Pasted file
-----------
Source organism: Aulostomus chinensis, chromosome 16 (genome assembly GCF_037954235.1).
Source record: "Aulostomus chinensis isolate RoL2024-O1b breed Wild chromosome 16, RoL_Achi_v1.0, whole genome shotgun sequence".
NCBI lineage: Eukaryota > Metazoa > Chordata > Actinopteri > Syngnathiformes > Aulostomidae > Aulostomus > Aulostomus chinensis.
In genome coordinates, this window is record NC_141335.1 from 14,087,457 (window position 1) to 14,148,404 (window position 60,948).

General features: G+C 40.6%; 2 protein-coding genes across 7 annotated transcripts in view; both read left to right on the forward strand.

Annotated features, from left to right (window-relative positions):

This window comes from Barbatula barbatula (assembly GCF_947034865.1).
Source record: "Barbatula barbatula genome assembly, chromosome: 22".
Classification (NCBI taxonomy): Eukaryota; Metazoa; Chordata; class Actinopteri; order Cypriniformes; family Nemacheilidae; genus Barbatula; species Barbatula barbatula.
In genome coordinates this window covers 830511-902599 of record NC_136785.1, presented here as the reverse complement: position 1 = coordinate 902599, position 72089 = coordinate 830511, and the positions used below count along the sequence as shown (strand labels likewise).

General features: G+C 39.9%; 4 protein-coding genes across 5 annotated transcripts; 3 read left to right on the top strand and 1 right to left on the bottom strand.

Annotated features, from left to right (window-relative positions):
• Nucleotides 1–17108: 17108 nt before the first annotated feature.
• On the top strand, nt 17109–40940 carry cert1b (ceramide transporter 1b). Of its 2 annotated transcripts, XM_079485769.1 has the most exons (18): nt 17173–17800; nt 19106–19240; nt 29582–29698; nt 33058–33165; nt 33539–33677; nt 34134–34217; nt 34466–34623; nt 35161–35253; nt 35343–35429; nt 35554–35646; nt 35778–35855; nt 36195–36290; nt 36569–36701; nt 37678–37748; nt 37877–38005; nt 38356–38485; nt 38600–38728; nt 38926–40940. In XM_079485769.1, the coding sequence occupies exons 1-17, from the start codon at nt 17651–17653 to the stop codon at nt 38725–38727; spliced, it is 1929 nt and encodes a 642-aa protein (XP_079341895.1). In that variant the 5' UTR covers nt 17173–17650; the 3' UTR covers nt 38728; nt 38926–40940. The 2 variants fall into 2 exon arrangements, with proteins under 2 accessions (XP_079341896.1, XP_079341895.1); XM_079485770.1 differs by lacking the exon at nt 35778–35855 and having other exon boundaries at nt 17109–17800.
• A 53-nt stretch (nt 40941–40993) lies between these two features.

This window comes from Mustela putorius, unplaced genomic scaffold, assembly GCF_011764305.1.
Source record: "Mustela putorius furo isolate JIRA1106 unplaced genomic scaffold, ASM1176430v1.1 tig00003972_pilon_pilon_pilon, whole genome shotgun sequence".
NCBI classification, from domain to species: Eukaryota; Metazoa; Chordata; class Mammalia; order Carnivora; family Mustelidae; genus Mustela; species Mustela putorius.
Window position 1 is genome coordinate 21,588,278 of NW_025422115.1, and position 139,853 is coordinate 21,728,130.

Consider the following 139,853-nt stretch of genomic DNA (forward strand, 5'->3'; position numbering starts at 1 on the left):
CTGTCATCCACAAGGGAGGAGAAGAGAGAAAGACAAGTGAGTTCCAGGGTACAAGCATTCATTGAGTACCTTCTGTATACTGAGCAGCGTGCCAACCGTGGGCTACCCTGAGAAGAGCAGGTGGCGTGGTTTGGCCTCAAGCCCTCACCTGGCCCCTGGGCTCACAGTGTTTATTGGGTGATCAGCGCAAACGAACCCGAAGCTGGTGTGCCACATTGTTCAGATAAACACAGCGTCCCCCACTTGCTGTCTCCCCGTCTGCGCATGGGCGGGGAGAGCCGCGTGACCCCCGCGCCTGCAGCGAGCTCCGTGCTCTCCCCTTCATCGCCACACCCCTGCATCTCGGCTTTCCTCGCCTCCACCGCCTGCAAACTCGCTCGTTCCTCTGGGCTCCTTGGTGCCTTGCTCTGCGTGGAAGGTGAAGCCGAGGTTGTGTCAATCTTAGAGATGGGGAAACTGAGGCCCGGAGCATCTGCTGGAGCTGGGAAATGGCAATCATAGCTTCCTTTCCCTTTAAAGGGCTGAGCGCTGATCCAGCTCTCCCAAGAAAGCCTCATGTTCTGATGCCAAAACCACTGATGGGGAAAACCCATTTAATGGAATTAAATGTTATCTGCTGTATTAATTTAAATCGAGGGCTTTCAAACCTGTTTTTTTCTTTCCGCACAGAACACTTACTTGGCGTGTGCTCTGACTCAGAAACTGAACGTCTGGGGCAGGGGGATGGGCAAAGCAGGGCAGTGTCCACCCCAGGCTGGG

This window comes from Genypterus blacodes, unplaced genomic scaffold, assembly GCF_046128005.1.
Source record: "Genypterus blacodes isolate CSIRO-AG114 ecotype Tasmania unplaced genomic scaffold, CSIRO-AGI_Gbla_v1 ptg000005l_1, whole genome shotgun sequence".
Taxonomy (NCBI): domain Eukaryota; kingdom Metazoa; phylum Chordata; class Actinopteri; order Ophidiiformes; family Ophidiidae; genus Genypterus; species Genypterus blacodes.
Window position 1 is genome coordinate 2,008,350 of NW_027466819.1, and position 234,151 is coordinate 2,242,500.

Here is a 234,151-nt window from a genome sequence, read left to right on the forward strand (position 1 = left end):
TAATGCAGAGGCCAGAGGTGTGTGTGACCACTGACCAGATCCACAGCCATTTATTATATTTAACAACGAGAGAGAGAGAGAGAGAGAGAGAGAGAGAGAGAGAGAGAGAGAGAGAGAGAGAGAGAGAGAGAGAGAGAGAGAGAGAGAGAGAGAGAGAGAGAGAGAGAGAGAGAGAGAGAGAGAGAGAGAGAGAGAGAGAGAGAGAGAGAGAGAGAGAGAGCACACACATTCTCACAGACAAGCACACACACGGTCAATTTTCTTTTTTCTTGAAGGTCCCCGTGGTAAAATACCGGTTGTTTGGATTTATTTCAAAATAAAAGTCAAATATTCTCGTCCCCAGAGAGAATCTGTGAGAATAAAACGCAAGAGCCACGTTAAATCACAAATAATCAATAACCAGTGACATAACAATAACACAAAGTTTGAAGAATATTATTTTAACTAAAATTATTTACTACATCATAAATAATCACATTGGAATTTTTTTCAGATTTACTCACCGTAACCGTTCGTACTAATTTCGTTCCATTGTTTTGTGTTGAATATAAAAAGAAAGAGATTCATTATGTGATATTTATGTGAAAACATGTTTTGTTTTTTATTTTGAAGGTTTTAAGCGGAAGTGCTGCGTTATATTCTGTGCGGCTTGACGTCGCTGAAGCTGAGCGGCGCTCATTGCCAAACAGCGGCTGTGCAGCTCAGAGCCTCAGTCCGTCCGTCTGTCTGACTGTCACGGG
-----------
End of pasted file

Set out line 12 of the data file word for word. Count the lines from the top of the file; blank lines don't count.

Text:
Annotated features, from left to right (window-relative positions):